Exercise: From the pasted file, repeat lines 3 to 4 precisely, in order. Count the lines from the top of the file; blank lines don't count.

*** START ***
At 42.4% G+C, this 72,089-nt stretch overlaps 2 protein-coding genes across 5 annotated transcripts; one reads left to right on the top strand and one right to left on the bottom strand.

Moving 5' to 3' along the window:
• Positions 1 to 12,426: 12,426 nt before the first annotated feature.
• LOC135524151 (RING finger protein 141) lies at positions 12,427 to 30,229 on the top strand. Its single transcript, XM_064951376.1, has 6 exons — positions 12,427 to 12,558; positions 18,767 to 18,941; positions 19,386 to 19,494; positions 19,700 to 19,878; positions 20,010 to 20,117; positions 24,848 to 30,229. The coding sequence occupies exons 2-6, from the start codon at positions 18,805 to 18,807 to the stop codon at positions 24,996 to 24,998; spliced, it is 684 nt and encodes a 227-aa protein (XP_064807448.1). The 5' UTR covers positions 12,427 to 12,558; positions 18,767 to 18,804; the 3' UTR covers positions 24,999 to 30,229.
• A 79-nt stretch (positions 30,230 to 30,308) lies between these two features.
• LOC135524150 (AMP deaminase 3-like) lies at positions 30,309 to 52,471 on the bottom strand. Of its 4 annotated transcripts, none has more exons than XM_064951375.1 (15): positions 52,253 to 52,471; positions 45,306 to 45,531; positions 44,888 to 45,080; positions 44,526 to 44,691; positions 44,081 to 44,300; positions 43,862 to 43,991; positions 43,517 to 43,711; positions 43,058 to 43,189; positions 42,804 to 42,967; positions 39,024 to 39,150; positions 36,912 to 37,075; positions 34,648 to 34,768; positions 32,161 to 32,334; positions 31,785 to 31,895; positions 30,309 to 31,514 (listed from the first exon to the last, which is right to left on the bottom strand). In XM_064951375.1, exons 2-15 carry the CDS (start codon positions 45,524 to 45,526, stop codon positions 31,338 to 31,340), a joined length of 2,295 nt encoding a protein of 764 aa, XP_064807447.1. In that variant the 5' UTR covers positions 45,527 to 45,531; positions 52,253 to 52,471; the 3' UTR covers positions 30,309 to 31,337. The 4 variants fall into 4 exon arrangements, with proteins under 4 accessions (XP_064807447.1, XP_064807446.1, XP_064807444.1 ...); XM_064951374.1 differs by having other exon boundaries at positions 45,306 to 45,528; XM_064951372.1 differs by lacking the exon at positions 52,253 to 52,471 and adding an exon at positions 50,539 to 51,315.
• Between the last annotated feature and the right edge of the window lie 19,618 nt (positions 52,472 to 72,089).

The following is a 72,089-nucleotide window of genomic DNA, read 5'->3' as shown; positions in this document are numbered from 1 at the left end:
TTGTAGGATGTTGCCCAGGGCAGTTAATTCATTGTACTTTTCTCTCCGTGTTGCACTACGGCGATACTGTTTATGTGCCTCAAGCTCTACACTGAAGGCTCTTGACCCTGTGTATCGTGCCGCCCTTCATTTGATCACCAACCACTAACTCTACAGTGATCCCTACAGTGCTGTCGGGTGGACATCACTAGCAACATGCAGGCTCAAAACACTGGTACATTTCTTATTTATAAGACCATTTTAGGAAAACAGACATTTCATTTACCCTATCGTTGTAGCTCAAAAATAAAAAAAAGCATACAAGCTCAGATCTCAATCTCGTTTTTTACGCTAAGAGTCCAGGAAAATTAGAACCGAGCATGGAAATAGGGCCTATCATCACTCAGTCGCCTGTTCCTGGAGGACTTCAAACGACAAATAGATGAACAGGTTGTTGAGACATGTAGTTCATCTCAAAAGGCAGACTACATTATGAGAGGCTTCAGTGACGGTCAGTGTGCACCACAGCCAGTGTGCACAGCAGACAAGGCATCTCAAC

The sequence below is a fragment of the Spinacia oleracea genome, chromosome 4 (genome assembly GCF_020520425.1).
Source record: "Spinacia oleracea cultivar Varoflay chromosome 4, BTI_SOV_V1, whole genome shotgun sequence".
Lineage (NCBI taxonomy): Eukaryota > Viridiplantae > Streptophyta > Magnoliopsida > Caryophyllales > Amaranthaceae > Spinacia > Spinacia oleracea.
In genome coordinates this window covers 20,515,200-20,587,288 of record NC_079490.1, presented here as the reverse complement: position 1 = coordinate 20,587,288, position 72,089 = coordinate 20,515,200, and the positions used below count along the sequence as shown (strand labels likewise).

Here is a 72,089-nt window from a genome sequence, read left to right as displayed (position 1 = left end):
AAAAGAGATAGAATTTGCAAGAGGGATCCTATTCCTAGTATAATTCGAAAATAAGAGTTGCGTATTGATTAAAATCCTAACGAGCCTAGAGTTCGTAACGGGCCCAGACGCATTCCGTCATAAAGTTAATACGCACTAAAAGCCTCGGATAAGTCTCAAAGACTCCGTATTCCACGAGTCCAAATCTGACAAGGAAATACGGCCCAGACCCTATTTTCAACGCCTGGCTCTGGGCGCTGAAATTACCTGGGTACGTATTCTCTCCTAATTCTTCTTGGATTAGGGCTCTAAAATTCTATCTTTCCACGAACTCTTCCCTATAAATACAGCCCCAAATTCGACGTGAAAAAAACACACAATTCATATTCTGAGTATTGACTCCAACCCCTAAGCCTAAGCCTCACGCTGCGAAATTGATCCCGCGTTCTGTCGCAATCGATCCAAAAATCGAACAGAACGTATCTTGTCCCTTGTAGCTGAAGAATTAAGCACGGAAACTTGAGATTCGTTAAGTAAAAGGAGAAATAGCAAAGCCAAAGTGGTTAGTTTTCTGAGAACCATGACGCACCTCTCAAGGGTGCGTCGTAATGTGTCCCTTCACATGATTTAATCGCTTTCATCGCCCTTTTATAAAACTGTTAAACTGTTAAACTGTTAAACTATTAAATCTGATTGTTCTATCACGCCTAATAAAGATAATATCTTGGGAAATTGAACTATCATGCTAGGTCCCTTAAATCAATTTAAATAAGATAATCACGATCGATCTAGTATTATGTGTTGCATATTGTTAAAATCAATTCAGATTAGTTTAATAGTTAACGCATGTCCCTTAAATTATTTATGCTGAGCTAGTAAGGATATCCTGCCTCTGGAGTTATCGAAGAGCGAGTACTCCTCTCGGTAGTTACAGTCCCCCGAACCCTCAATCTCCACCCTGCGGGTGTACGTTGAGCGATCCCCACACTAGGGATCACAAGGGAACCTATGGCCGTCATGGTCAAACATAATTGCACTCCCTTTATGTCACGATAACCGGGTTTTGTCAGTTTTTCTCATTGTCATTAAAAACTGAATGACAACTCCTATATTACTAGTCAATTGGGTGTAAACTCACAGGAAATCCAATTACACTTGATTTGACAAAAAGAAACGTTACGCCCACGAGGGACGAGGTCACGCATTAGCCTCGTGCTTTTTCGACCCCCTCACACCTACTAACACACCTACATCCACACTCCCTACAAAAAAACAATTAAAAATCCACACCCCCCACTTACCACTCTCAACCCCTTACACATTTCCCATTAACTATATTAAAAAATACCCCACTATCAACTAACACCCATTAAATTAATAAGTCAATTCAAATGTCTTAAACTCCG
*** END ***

• Positions 1 to 12,426: 12,426 nt before the first annotated feature.
• LOC135524151 (RING finger protein 141) lies at positions 12,427 to 30,229 on the top strand. Its single transcript, XM_064951376.1, has 6 exons — positions 12,427 to 12,558; positions 18,767 to 18,941; positions 19,386 to 19,494; positions 19,700 to 19,878; positions 20,010 to 20,117; positions 24,848 to 30,229. The coding sequence occupies exons 2-6, from the start codon at positions 18,805 to 18,807 to the stop codon at positions 24,996 to 24,998; spliced, it is 684 nt and encodes a 227-aa protein (XP_064807448.1). The 5' UTR covers positions 12,427 to 12,558; positions 18,767 to 18,804; the 3' UTR covers positions 24,999 to 30,229.